The Faculty Early Career Development Program offers awards to support exemplary teacher-scholars through the integration of education and research.
The grant will allow Muller — who earned her doctorate in 2011 — to conduct new research with staghorn coral, or acropora cervicornis, a threatened species that has dwindled significantly in Florida and beyond. Muller will study the coral’s potential to be affected by, and rebound from, major environmental stresses such as disease, high water temperatures and ocean acidification.
She also will involve students in her research. “This is what I got into science to do, help save an ecosystem in peril,” Muller said. “Now this grant is helping me reach my lifelong goal.”
Mote president and CEO Michael P. Crosby said, “This award will allow Erinn to help fulfill Mote’s mission of not only conducting great science, but translating and transferring it through education. “Mote is proud of its scientists who continue to get recognized by prestigious organizations like NSF and we’re happy to foster the work of scientists like Erinn who expand the frontiers of science with innovative research and make such a significant impact in the world,” Crosby said.
Muller focused her graduate studies on threatened corals, earned her doctorate from the Florida Institute of Technology and joined Mote’s team in 2012. when she received a Mote postdoctoral research fellowship designed to help support the next generation of “exemplary” scientists.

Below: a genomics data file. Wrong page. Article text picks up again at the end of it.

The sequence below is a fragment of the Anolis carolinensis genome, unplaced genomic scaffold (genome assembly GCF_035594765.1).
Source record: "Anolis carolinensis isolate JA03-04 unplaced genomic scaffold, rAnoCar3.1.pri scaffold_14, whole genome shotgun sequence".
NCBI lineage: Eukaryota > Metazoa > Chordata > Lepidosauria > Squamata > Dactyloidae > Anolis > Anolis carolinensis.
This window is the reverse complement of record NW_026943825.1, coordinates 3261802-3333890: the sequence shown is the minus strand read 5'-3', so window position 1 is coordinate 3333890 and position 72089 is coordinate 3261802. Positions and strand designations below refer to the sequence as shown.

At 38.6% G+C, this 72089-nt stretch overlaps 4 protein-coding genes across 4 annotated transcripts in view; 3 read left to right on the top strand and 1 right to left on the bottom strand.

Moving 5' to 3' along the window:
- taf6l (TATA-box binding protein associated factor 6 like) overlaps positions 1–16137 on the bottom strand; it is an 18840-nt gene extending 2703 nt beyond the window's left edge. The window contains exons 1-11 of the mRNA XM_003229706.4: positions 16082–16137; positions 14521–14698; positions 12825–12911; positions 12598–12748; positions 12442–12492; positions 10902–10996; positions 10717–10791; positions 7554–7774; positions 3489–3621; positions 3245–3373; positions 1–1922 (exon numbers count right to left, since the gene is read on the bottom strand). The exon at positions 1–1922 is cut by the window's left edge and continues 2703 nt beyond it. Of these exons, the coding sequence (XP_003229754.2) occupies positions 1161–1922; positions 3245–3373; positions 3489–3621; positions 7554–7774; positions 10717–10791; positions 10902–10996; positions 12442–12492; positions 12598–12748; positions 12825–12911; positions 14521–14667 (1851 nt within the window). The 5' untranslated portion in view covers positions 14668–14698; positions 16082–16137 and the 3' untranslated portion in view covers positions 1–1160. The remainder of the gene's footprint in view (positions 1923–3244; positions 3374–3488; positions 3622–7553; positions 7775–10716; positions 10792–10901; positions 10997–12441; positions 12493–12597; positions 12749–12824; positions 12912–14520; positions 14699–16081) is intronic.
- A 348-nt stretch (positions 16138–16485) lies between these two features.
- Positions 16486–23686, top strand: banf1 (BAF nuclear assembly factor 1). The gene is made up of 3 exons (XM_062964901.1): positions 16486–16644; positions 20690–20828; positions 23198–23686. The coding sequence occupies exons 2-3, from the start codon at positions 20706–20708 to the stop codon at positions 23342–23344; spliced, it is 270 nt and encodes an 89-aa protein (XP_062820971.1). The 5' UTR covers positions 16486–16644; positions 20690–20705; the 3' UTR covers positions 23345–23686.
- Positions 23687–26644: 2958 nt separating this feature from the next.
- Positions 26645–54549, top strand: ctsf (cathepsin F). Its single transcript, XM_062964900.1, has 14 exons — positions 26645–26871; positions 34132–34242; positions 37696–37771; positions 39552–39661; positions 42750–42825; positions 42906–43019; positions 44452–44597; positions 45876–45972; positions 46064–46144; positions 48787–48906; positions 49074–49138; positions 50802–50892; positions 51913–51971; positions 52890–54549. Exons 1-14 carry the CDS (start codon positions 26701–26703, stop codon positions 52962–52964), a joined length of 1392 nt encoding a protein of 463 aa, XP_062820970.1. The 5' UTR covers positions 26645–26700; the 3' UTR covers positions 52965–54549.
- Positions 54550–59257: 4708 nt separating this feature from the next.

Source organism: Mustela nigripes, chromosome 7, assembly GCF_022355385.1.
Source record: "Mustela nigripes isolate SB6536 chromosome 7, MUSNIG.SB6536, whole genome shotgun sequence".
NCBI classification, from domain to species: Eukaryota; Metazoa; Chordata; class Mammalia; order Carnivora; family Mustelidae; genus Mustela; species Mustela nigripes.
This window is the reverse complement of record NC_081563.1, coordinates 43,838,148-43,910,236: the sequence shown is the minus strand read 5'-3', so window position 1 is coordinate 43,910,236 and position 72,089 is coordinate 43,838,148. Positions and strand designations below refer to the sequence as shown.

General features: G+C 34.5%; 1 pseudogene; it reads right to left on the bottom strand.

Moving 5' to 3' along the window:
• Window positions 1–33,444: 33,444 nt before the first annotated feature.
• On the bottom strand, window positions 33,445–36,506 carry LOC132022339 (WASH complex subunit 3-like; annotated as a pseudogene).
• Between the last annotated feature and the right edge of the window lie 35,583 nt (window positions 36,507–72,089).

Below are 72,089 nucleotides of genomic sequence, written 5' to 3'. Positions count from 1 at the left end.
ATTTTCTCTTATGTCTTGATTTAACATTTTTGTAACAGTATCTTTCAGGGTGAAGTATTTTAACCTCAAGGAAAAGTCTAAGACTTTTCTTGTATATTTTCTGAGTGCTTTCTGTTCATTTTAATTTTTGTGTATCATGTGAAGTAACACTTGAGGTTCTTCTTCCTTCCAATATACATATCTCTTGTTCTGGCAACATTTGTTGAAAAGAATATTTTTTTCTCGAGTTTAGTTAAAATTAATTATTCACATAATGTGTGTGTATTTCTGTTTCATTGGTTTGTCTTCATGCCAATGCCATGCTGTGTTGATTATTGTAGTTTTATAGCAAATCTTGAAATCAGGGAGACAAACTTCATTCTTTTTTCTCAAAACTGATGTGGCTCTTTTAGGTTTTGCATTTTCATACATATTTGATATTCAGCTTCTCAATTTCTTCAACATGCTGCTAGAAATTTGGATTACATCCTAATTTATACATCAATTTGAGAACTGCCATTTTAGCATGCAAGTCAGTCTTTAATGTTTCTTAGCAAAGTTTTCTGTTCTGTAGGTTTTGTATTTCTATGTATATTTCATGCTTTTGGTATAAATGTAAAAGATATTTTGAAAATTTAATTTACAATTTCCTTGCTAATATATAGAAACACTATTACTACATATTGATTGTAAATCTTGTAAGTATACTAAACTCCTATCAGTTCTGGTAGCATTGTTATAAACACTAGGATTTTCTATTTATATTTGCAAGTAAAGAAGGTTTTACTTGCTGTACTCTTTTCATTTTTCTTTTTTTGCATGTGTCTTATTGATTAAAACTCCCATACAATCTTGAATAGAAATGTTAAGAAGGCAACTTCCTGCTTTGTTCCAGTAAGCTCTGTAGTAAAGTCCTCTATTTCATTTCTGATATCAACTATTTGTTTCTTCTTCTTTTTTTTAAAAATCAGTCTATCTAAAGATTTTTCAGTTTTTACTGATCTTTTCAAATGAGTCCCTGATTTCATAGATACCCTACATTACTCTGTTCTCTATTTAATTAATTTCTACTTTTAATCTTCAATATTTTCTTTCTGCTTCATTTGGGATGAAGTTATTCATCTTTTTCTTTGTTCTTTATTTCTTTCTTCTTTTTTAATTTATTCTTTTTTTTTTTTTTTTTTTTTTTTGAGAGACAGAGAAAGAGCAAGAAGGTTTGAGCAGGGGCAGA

Her studies have taken her to the Virgin Islands, Japan, Curacao, Indonesia, Israel, Jordan, Sicily, Australia and the Florida Keys, where she conducts research from Mote’s operations on Summerland Key. Miller has published peer-reviewed papers in 17 international journals and some of her work has been cited in other scientific publications over 100 times.
Her NSF proposal concentrates on staghorn coral because its populations are now a fraction of what they were in the 1980s. It dominated shallow water reefs in places like the Florida Keys for the last 2 million years, providing important habitat for other organisms and structure for the reef.
“Coral reefs are one of the most threatened ecosystems in the world and also one of the most important,” Muller said. “They bring millions of people to Florida each year, as tourists go to look at the reefs. They provide over 70,000 local jobs and are worth billions of dollars to our state economy. But reefs are in danger of being lost forever.”